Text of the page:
Former World’s Strongest Woman from Suffolk to attempt new world record lift
PUBLISHED: 12:00 27 June 2020
Andrea Thompson has held for title of Britain’s Strongest Woman four times and battled to win the world title in 2018 – now during lockdown she’s going to attempt to break a world record.
The mother-of-two lives in Melton and was named as Suffolk Sports Personality of the year in November in recognition of her incredible achievements in a sport she only started five years ago.
With all sporting events for the summer cancelled, World’s Ultimate Strongman are hosting a series of record breaking attempts on their Feats of Strength series, streamed live online, and Andrea is taking on the formidable log lift next weekend.
She’s juggling home schooling her daughters, aged eight and 11, with working from home as a lecturer for Suffolk New College and training for the event.
“Because of the way the world happened, all of our competitions were cancelled and the organisers wanted to keep the sport alive,” the 37-year-old explained. “They wanted to keep it exciting.”
In recent training she has hit an astonishing 125kg log lift and the current world record is only 4k heavier, meaning there should be plenty in the tank to snag it on the big day.
Though gyms across the country have shut down, Andrea has been lucky to be able to train at her friend’s garage gym which has all the right equipment, because HIIT sessions in the garden don’t quite cut it in strongwoman.
“It will all depend on how I feel but I am confident I can break the record on the day,” she reassured. “There are a lot of factors to consider like my sleep the night before, what if I get road rage on the way to the venue? Physically the strength is there though.”
The national champion will be travelling down to Surrey for the event on Saturday July 4 which will consist of a small team of women – she likes to have an all female team wherever she competes – a livestream camera and the judges.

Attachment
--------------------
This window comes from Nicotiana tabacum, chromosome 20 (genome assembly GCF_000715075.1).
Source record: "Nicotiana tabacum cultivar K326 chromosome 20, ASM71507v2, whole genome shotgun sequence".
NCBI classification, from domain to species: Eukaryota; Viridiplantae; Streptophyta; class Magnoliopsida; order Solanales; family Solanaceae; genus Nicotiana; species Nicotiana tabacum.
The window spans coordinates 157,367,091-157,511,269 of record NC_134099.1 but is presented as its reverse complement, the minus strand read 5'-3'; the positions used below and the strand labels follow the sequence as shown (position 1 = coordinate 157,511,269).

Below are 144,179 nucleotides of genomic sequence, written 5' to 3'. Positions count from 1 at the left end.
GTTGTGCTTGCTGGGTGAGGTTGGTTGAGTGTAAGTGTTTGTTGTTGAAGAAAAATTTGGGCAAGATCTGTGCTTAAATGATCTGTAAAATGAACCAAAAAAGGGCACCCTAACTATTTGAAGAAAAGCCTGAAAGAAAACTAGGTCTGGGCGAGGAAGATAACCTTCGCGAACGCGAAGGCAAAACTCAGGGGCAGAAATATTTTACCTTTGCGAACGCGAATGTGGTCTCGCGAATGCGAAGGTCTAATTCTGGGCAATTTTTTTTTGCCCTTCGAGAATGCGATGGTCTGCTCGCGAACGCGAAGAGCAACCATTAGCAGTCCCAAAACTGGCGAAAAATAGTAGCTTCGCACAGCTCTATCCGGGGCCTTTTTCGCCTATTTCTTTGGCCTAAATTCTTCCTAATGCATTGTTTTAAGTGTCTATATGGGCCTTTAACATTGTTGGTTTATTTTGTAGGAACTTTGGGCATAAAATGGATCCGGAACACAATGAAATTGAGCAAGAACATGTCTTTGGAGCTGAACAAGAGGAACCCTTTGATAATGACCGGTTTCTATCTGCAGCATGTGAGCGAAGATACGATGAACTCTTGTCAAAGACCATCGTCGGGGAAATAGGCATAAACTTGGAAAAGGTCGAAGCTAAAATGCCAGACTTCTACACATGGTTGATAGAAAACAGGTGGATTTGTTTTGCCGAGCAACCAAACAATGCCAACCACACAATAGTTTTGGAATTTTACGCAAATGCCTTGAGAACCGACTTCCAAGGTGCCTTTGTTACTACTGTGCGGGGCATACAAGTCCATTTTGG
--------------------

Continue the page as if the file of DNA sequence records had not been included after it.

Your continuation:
The lift involves picking up an iron log from the floor, flipping it up to the shoulders and then pressing it overhead until the elbows are locked.
Andrea admits the prospect of lifting a world record without the atmosphere of a large sporting event will be difficult and said: “It is hard because normally when we attempt these big lifts there is a crowd, lights and music and you feed off that hype and energy.
“It will be hard to do alone in a room with just a few people but I know everyone will be watching online.”
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Being a large woman with hard earned muscle, the mum has faced prejudice over the years and says it has been frustrating having both men and women make ignorant comments.
She said: “When I put on weight for a competition I do get comments and it is always older people, especially older men.
“They say ‘oh your arms look really big’ or they like to criticise my husband which really annoys me – they say ‘oh I bet you can’t bench press me’ or ‘I bet your husband isn’t as strong as you’.
“It is just an inferiority complex and I try not to take it personally. Some guys just don’t understand strong women.”
Though strongwoman is growing as a sport, there are still common misunderstandings about the supposed limits of female strength or the idea that women shouldn’t be seen as muscular.
Andrea said she still sees women who are intimidated to pick up a dumbbell or barbell at the gym.
“They think that they will look like the Michelin man if they do,” she laughed. “We push ourselves and our bodies more and more.
“I deadlifted 282kg for a new world record recently which is just unheard of.
“Women are coming out of the stereotype and embracing their strength. Who doesn’t want to pull a truck?”
Strongman involves numerous different exercises, including pulling trucks and planes, lifting enormously heavy atlas stones, squatting and deadlifting weights and even tossing iron kegs over a bar 14ft high.
To be competitive in the sport, bodyweight is necessary to keep up with the staggeringly heavy events and punishing training schedule – but times have changed and Andrea added: “I’ve always been a big girl but my shape has changed doing strongwoman.
“It used to be if you competed as a heavyweight athlete you needed to just be fat, but now I have hired a nutritionist to work with.
“I have been there with all body shapes, so I would never body shame anyone.”
The world record log lift attempt will be streamed live on the CoreSports website.
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